The first historical mention of Spoletium is the notice of the foundation of a colony there in 241 BC; and it was still, according to Cicero colonia latina in primis firma et illustris: a Latin colony in 95 BC. After the Battle of Lake Trasimene (217 BC) Spoletium was attacked by Hannibal, who was repulsed by the inhabitants During the Second Punic War the city was a useful ally to Rome. It suffered greatly during the civil wars of Gaius Marius and Sulla. The latter, after his victory over Crassus, confiscated the territory of Spoletium (82 BC). From this time forth it was a municipium.

Under the empire it seems to have flourished once again, but is not often mentioned in history. Martial speaks of its wine. Aemilianus, who had been proclaimed emperor by his soldiers in Moesia, was slain by them here on his way from Rome (253), after a reign of three or four months. Rescripts of Constantine (326) and Julian (362) are dated from Spoleto. The foundation of the episcopal see dates from the 4th century: early martyrs of Spoleto are legends, but a letter to the bishop Caecilianus, from Pope Liberius in 354 constitutes its first historical mention. Owing to its elevated position Spoleto was an important stronghold during the Vandal and Gothic wars; its walls were dismantled by Totila.
Under the Lombards, Spoleto became the capital of an independent duchy, the Duchy of Spoleto (from 570), and its dukes ruled a considerable part of central Italy. In 774 it became part of Holy Roman Empire. Together with other fiefs, it was bequeathed to Pope Gregory VII by the powerful countess Matilda of Tuscany, but for some time struggled to maintain its independence. In 1155 it was destroyed by Frederick Barbarossa. In 1213 it was definitively occupied by Pope Gregory IX. During the absence of the papal court in Avignon, it was prey to the struggles between Guelphs and Ghibellines, until in 1354 Cardinal Albornoz brought it once more under the authority of the Papal States.  
After Napoleon's conquest of Italy, in 1809 Spoleto became capital of the short-lived French department of Trasimène, returning to the Papal States after Napoleon's defeat, within five years. In 1860, after a gallant defence, Spoleto was taken by the troops fighting for the unification of Italy. Giovanni Pontano, founder of the Accademia Pontaniana of Naples, was born here. Another child of Spoleto was Francis Possenti who was educated in the Jesuit school and whose father was the Papal assesor, Francis later entered the Passionists and became Saint Gabriel of Our Lady of Sorrows.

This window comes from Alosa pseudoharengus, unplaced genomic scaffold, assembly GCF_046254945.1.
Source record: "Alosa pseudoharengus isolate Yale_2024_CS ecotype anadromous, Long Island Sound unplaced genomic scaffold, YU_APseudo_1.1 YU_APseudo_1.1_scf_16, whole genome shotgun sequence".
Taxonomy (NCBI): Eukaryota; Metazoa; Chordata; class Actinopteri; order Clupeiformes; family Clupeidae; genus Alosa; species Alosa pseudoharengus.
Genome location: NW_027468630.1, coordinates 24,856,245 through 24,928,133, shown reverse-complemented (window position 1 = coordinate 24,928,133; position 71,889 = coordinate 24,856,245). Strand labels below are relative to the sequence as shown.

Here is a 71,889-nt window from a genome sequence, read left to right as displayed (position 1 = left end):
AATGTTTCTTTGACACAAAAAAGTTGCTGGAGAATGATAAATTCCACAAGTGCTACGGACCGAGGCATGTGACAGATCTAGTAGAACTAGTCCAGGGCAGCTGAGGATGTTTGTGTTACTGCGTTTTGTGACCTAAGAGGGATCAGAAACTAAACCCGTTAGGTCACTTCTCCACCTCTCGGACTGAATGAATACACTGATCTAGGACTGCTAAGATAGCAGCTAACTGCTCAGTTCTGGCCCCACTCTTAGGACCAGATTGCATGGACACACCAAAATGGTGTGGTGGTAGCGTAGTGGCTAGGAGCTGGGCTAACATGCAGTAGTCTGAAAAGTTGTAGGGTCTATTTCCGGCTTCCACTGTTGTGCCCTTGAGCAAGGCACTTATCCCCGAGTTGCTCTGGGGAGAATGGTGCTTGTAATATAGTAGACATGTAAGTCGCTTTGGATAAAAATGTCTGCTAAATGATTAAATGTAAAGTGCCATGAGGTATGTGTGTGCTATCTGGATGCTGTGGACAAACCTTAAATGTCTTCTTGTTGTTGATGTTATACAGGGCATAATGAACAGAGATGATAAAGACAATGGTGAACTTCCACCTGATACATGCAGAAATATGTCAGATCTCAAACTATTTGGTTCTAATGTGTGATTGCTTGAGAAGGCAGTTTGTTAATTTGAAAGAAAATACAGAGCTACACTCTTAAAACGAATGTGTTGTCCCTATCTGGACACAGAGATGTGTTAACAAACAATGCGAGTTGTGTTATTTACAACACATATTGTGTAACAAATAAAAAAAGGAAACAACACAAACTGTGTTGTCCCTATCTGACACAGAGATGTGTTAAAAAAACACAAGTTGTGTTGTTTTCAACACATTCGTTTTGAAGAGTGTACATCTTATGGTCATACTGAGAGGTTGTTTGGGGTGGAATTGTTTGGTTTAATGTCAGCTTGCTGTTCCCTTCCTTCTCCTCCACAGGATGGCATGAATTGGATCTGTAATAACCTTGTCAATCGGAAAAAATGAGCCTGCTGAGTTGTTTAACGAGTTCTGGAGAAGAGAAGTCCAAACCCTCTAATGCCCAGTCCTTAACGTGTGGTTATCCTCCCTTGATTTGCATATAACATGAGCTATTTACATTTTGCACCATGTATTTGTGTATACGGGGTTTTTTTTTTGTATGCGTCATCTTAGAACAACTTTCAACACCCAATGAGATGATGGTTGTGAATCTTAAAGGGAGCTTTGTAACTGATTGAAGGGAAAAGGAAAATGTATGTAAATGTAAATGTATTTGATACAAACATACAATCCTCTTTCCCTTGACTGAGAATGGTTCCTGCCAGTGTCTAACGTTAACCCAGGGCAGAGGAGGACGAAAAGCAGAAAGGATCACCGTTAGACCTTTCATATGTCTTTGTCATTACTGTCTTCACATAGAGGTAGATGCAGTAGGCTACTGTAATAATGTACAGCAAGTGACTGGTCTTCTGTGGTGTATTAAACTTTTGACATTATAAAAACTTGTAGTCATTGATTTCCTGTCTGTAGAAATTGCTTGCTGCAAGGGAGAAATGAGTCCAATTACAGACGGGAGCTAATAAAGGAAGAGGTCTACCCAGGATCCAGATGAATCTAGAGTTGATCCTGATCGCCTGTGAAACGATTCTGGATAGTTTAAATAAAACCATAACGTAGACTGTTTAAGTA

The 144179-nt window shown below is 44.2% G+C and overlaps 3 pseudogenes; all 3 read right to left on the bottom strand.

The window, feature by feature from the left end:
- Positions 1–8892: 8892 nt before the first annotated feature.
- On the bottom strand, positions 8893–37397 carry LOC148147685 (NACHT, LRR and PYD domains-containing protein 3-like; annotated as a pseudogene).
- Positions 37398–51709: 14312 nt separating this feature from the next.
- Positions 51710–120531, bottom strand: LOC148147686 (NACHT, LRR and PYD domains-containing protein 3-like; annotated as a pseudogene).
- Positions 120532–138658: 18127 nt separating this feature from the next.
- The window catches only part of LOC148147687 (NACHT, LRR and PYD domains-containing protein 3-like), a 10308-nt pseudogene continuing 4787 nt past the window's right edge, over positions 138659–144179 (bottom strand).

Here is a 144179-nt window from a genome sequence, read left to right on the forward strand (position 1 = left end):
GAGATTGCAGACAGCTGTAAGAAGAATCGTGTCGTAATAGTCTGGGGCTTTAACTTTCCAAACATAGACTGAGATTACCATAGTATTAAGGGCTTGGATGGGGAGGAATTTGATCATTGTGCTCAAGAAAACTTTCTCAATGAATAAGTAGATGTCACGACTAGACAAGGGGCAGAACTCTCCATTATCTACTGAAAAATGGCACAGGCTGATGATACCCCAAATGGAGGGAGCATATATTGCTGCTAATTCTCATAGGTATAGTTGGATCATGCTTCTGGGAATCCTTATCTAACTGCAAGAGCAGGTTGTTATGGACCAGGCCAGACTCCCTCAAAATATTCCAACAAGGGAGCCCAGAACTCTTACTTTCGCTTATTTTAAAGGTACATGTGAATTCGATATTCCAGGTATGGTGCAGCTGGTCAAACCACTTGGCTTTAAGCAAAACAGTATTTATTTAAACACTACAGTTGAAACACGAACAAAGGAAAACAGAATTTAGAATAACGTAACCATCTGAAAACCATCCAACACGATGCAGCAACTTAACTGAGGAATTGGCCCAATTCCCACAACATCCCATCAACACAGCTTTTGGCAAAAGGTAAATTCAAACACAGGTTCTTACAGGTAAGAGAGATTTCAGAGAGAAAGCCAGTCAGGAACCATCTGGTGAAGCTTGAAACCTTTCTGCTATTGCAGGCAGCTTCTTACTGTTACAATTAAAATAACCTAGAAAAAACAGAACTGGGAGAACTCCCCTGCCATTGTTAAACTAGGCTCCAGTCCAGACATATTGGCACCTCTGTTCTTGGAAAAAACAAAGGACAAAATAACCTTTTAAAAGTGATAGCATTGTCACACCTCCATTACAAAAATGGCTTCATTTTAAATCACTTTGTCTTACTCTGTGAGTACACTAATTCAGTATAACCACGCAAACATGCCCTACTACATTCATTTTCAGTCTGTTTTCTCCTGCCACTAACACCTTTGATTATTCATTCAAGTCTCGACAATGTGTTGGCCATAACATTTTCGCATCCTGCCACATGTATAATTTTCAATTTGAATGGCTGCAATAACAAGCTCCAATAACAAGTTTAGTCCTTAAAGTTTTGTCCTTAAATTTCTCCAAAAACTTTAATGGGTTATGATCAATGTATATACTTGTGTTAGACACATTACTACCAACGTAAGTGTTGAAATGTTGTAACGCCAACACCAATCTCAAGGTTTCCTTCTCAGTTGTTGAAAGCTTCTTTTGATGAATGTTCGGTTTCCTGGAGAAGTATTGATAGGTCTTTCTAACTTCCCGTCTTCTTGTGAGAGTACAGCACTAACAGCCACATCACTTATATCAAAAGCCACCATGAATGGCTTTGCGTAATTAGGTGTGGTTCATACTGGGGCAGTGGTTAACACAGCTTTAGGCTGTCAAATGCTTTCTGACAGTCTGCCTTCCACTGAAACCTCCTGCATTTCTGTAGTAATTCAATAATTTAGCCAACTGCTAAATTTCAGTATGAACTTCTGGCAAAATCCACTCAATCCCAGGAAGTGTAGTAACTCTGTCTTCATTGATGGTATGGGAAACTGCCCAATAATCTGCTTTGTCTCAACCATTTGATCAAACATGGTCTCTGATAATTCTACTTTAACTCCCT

Ancient and lay buildings

Ancient Roman theatre in Spolet

  • The Roman theater, largely rebuilt. The stage is occupied by the former church of St. Agatha, currently housing the National Archaeological Museum.
  • Ponte Sanguinario ("bloody bridge"), a Roman bridge 1st century BC. The name is traditionally attributed to the persecutions of Christians in the nearby amphiteatre.
  • Roman amphitheater (2nd century AD). It was turned into a fortress by Totila in 545 and in Middle Ages times was used for stores and shops, while in the cavea the church of San Gregorio Minore was built. The stones were later used to build the Rocca.
  • The Palazzo Comunale (13th century).
  • Ponte delle Torri, a striking 13th-century aqueduct, possibly on Roman foundations: whether it was first built by the Romans is a point on which scholarly opinion is divided.
  • The majestic Rocca Albornoziana, built in 1359–1370 by the architect Matteo Gattapone of Gubbio for Cardinal Albornoz. It has six sturdy towers which formed two distinct inner spaces: the Cortile delle Armi, for the troops, and the Cortile d'onore for the use of the city's governor. The latter courtyard is surrounded by a two-floor porch. The rooms include the Camera Pinta ("Painted Room") with noteworthy 15th‑century frescoes. After having resisted many sieges, the Rocca was turned into a jail in 1800 and used as such until the late 20th century. After extensive renovation it was reopened as a museum in 2007.
  • The Palazzo Racani-Arroni (16th century) has a worn graffito decoration attributed to Giulio Romano. The inner courtyard has a notable fountain.
  • Palazzo della Signoria (14th century), housing the city's museum.
  • The majestic Palazzo Vigili (15th-16th centuries) includes the Torre dell'Olio (13th century), the sole mediaeval city tower remaining in Spoleto. 


Duomo (Cathedral) of S. Maria Assunta
  • The Duomo (Cathedral) of S. Maria Assunta, begun around 1175 and completed in 1227. The Romanesque edifice contains the tomb of Filippo Lippi, who died in Spoleto in 1469, designed by his son Filippino Lippi. The church also houses a manuscript letter by Saint Francis of Assisi.
  • San Pietro extra Moenia was founded in 419 to house Peter's relics over an ancient necropolis. It was rebuilt starting from the 12th century (though the work dragged on until the 15th century), when a remarkable Romanesque façade was added: this has three doors with rose-windows, with a splendid relief decoration by local artists, portraying stories of the life of St. Peter. Together with S. Rufino in Assisi, it is the finest extant specimen of Umbrian Romanesque. The church is preceded by a large staircase. In the 17th century the interior, having a basilica plan with a nave and two aisles, was remade in Baroque style; also in Roman Baroque style is the elliptical dome.